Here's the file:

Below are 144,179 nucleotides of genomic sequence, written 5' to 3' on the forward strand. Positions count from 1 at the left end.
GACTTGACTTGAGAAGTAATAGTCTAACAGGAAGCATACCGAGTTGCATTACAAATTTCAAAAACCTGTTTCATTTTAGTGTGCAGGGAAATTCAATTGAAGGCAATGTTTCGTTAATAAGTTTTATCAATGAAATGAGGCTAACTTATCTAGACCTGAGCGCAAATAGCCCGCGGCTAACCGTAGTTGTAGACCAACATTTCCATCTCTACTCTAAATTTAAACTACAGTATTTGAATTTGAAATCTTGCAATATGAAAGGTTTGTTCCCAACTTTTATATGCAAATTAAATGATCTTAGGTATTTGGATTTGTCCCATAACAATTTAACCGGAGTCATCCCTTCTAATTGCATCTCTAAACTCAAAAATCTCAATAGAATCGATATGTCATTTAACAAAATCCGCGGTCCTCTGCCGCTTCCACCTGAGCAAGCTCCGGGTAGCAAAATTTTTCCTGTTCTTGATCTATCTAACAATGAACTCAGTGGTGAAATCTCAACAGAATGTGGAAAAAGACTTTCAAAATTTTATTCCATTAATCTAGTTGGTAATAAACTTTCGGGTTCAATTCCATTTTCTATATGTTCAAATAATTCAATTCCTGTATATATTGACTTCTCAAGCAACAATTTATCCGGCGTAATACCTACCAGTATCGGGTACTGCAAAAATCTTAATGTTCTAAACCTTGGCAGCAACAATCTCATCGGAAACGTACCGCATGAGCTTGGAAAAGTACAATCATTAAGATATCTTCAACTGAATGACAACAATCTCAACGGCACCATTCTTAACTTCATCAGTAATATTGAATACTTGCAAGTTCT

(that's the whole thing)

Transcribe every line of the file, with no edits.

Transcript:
Below are 144,179 nucleotides of genomic sequence, written 5' to 3' on the forward strand. Positions count from 1 at the left end.
GACTTGACTTGAGAAGTAATAGTCTAACAGGAAGCATACCGAGTTGCATTACAAATTTCAAAAACCTGTTTCATTTTAGTGTGCAGGGAAATTCAATTGAAGGCAATGTTTCGTTAATAAGTTTTATCAATGAAATGAGGCTAACTTATCTAGACCTGAGCGCAAATAGCCCGCGGCTAACCGTAGTTGTAGACCAACATTTCCATCTCTACTCTAAATTTAAACTACAGTATTTGAATTTGAAATCTTGCAATATGAAAGGTTTGTTCCCAACTTTTATATGCAAATTAAATGATCTTAGGTATTTGGATTTGTCCCATAACAATTTAACCGGAGTCATCCCTTCTAATTGCATCTCTAAACTCAAAAATCTCAATAGAATCGATATGTCATTTAACAAAATCCGCGGTCCTCTGCCGCTTCCACCTGAGCAAGCTCCGGGTAGCAAAATTTTTCCTGTTCTTGATCTATCTAACAATGAACTCAGTGGTGAAATCTCAACAGAATGTGGAAAAAGACTTTCAAAATTTTATTCCATTAATCTAGTTGGTAATAAACTTTCGGGTTCAATTCCATTTTCTATATGTTCAAATAATTCAATTCCTGTATATATTGACTTCTCAAGCAACAATTTATCCGGCGTAATACCTACCAGTATCGGGTACTGCAAAAATCTTAATGTTCTAAACCTTGGCAGCAACAATCTCATCGGAAACGTACCGCATGAGCTTGGAAAAGTACAATCATTAAGATATCTTCAACTGAATGACAACAATCTCAACGGCACCATTCTTAACTTCATCAGTAATATTGAATACTTGCAAGTTCT